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10. März 2015

Is there any future for International Criminal Tribunals?

Mrs. Meddzida Kreso
President of the Court of Bosnia and Herzegovina, Sarajevo

Dr. Michael Th. Johnson
Chairman Institute for Justice Sector Development, The Hague

Prof. Wolfgang Schomburg
Chairman Centre for Criminal Law and Criminal Justice, Durham University

During the Bosnian war in the early 1990s ethnic cleansing, genocide and other serious crimes were committed. The UN Security Council established in 1993 the International Criminal Tribunal for Yugoslavia (ICTY) to prosecute those responsible. It also has taken on cases from Kosovo. In 1994, in consequence of the Rwanda genocide, the respective Tribunal (ICTR) was established.

These special tribunals have been instrumental in the formation of the permanent International Criminal Court (ICC) in 2003, an intergovernmental organisation based in The Hague. The efforts of the Court for the Rule of Law were put in the limelight end of 2014 when Fatou Bensouda, ICC prosecutor, withdraw charges against Kenya’s President Uhuru Kenyatta for alleged crimes against humanity. The lack of either national or international cooperation made it useless to follow up.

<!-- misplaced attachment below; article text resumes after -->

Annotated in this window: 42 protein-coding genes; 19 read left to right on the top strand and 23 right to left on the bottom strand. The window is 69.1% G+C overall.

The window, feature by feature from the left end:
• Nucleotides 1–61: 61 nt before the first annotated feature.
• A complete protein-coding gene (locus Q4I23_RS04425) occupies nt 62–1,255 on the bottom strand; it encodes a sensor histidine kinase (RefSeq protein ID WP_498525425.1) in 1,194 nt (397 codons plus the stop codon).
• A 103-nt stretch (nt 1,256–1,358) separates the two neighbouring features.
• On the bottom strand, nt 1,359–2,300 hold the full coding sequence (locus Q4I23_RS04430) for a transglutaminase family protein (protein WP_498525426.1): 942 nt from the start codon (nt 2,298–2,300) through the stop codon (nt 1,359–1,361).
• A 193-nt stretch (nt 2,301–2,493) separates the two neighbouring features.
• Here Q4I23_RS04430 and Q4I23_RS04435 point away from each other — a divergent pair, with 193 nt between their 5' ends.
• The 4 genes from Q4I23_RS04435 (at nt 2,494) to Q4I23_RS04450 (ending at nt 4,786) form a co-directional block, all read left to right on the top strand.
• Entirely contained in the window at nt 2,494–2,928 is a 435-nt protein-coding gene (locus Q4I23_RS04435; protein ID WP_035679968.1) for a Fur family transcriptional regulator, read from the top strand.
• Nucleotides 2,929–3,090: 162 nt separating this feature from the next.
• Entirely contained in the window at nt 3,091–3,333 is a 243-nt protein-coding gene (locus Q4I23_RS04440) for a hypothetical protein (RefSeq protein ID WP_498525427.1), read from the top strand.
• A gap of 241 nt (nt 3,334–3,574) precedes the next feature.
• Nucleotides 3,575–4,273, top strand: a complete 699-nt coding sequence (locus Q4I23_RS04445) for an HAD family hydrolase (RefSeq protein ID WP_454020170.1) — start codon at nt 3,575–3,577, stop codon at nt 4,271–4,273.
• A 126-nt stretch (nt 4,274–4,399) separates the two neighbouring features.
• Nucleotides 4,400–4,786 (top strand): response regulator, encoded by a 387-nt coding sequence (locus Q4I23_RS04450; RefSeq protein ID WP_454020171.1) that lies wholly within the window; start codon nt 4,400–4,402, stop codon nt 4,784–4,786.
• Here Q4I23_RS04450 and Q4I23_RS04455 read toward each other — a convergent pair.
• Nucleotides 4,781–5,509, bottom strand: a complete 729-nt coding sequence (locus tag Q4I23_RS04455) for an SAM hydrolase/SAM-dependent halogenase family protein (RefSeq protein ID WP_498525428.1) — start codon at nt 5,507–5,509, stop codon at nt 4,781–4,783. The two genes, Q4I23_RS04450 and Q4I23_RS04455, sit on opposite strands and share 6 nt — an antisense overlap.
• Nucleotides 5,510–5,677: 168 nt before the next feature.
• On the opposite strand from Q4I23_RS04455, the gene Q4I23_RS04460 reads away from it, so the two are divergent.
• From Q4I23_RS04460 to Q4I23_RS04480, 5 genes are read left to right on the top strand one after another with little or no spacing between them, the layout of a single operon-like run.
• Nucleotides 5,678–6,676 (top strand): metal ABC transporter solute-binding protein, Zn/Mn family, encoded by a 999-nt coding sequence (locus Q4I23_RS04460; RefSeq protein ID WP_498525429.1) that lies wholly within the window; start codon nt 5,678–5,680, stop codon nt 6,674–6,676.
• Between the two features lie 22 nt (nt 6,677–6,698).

The lessons learnt in this respect from the past two decades gave the severe reason for the main question of our panel.

Introduction: Dr. Horst Mahr, Chairman of the Foreign Affairs Association

Biographies

Mrs. Meddzida KresoDr. Michael Th. Johnson, Prof. Wolfgang Schomburg

Picture: Establishment of the ICTY: On 25 May 1993, the UN Security Council passed resolution 827 formally establishing the International Criminal Tribunal for the former Yugoslavia. (flickr.com / ICTY photos)